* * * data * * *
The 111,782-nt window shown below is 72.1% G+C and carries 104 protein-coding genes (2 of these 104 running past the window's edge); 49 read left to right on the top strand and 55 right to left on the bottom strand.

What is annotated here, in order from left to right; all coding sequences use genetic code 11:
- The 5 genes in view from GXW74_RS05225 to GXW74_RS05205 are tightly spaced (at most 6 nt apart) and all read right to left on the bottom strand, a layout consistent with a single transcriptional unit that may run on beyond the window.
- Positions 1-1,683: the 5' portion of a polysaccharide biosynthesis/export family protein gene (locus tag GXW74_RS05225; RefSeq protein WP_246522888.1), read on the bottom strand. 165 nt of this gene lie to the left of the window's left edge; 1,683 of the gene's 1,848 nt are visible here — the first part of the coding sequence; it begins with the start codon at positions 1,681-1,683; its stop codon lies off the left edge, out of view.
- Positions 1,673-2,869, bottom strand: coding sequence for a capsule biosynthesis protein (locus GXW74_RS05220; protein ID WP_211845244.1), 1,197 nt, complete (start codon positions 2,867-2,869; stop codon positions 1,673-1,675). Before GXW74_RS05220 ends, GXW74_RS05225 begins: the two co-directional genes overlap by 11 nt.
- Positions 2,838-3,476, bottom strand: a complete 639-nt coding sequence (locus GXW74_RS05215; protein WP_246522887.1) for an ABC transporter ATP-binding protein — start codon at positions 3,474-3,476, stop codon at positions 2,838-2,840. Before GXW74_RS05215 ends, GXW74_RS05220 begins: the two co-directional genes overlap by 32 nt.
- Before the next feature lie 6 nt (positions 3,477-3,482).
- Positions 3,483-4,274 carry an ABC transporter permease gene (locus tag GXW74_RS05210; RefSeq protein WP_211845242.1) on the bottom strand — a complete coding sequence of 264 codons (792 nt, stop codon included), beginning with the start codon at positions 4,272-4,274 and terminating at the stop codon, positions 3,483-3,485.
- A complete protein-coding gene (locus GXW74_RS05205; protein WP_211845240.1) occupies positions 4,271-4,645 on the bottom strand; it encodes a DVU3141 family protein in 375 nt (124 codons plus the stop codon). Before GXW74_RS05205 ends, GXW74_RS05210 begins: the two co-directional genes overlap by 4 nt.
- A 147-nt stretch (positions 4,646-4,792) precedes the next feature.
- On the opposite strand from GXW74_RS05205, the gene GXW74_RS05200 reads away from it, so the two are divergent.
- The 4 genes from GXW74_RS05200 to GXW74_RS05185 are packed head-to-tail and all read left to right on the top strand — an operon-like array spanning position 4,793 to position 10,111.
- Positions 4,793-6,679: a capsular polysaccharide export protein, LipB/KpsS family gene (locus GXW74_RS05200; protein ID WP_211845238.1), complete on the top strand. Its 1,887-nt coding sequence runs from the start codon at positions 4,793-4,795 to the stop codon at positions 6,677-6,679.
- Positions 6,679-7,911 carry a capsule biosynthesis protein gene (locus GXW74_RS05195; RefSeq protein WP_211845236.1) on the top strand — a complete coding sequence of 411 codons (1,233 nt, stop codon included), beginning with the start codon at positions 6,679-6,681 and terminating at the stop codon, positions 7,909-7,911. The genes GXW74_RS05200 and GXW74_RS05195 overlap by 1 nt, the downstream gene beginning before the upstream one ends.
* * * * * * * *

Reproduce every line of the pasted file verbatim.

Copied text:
The 111,782-nt window shown below is 72.1% G+C and carries 104 protein-coding genes (2 of these 104 running past the window's edge); 49 read left to right on the top strand and 55 right to left on the bottom strand.

What is annotated here, in order from left to right; all coding sequences use genetic code 11:
- The 5 genes in view from GXW74_RS05225 to GXW74_RS05205 are tightly spaced (at most 6 nt apart) and all read right to left on the bottom strand, a layout consistent with a single transcriptional unit that may run on beyond the window.
- Positions 1-1,683: the 5' portion of a polysaccharide biosynthesis/export family protein gene (locus tag GXW74_RS05225; RefSeq protein WP_246522888.1), read on the bottom strand. 165 nt of this gene lie to the left of the window's left edge; 1,683 of the gene's 1,848 nt are visible here — the first part of the coding sequence; it begins with the start codon at positions 1,681-1,683; its stop codon lies off the left edge, out of view.
- Positions 1,673-2,869, bottom strand: coding sequence for a capsule biosynthesis protein (locus GXW74_RS05220; protein ID WP_211845244.1), 1,197 nt, complete (start codon positions 2,867-2,869; stop codon positions 1,673-1,675). Before GXW74_RS05220 ends, GXW74_RS05225 begins: the two co-directional genes overlap by 11 nt.
- Positions 2,838-3,476, bottom strand: a complete 639-nt coding sequence (locus GXW74_RS05215; protein WP_246522887.1) for an ABC transporter ATP-binding protein — start codon at positions 3,474-3,476, stop codon at positions 2,838-2,840. Before GXW74_RS05215 ends, GXW74_RS05220 begins: the two co-directional genes overlap by 32 nt.
- Before the next feature lie 6 nt (positions 3,477-3,482).
- Positions 3,483-4,274 carry an ABC transporter permease gene (locus tag GXW74_RS05210; RefSeq protein WP_211845242.1) on the bottom strand — a complete coding sequence of 264 codons (792 nt, stop codon included), beginning with the start codon at positions 4,272-4,274 and terminating at the stop codon, positions 3,483-3,485.
- A complete protein-coding gene (locus GXW74_RS05205; protein WP_211845240.1) occupies positions 4,271-4,645 on the bottom strand; it encodes a DVU3141 family protein in 375 nt (124 codons plus the stop codon). Before GXW74_RS05205 ends, GXW74_RS05210 begins: the two co-directional genes overlap by 4 nt.
- A 147-nt stretch (positions 4,646-4,792) precedes the next feature.
- On the opposite strand from GXW74_RS05205, the gene GXW74_RS05200 reads away from it, so the two are divergent.
- The 4 genes from GXW74_RS05200 to GXW74_RS05185 are packed head-to-tail and all read left to right on the top strand — an operon-like array spanning position 4,793 to position 10,111.
- Positions 4,793-6,679: a capsular polysaccharide export protein, LipB/KpsS family gene (locus GXW74_RS05200; protein ID WP_211845238.1), complete on the top strand. Its 1,887-nt coding sequence runs from the start codon at positions 4,793-4,795 to the stop codon at positions 6,677-6,679.
- Positions 6,679-7,911 carry a capsule biosynthesis protein gene (locus GXW74_RS05195; RefSeq protein WP_211845236.1) on the top strand — a complete coding sequence of 411 codons (1,233 nt, stop codon included), beginning with the start codon at positions 6,679-6,681 and terminating at the stop codon, positions 7,909-7,911. The genes GXW74_RS05200 and GXW74_RS05195 overlap by 1 nt, the downstream gene beginning before the upstream one ends.